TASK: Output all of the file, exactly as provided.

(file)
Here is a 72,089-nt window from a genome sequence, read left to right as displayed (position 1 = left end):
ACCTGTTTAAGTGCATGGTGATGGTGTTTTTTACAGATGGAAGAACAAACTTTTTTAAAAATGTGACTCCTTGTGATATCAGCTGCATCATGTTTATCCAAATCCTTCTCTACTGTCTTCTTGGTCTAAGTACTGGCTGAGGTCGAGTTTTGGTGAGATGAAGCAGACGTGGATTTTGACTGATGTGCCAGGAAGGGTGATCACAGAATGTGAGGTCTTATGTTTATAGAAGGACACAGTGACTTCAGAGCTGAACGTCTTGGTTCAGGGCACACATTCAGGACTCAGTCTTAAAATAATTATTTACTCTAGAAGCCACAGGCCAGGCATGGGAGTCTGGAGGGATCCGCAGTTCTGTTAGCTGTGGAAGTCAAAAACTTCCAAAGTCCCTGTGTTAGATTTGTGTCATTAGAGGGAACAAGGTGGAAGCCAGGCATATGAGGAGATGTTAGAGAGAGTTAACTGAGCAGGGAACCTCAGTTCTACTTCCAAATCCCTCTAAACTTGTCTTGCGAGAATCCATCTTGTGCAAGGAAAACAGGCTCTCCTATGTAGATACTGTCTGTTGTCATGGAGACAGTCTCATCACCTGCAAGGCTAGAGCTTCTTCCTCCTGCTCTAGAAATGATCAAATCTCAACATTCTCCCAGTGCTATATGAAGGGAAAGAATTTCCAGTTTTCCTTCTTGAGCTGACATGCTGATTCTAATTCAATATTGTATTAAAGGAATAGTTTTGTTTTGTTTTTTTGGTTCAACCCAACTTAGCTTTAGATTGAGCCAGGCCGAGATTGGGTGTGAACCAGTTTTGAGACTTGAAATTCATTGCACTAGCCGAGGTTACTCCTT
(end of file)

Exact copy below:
Here is a 72,089-nt window from a genome sequence, read left to right as displayed (position 1 = left end):
ACCTGTTTAAGTGCATGGTGATGGTGTTTTTTACAGATGGAAGAACAAACTTTTTTAAAAATGTGACTCCTTGTGATATCAGCTGCATCATGTTTATCCAAATCCTTCTCTACTGTCTTCTTGGTCTAAGTACTGGCTGAGGTCGAGTTTTGGTGAGATGAAGCAGACGTGGATTTTGACTGATGTGCCAGGAAGGGTGATCACAGAATGTGAGGTCTTATGTTTATAGAAGGACACAGTGACTTCAGAGCTGAACGTCTTGGTTCAGGGCACACATTCAGGACTCAGTCTTAAAATAATTATTTACTCTAGAAGCCACAGGCCAGGCATGGGAGTCTGGAGGGATCCGCAGTTCTGTTAGCTGTGGAAGTCAAAAACTTCCAAAGTCCCTGTGTTAGATTTGTGTCATTAGAGGGAACAAGGTGGAAGCCAGGCATATGAGGAGATGTTAGAGAGAGTTAACTGAGCAGGGAACCTCAGTTCTACTTCCAAATCCCTCTAAACTTGTCTTGCGAGAATCCATCTTGTGCAAGGAAAACAGGCTCTCCTATGTAGATACTGTCTGTTGTCATGGAGACAGTCTCATCACCTGCAAGGCTAGAGCTTCTTCCTCCTGCTCTAGAAATGATCAAATCTCAACATTCTCCCAGTGCTATATGAAGGGAAAGAATTTCCAGTTTTCCTTCTTGAGCTGACATGCTGATTCTAATTCAATATTGTATTAAAGGAATAGTTTTGTTTTGTTTTTTTGGTTCAACCCAACTTAGCTTTAGATTGAGCCAGGCCGAGATTGGGTGTGAACCAGTTTTGAGACTTGAAATTCATTGCACTAGCCGAGGTTACTCCTT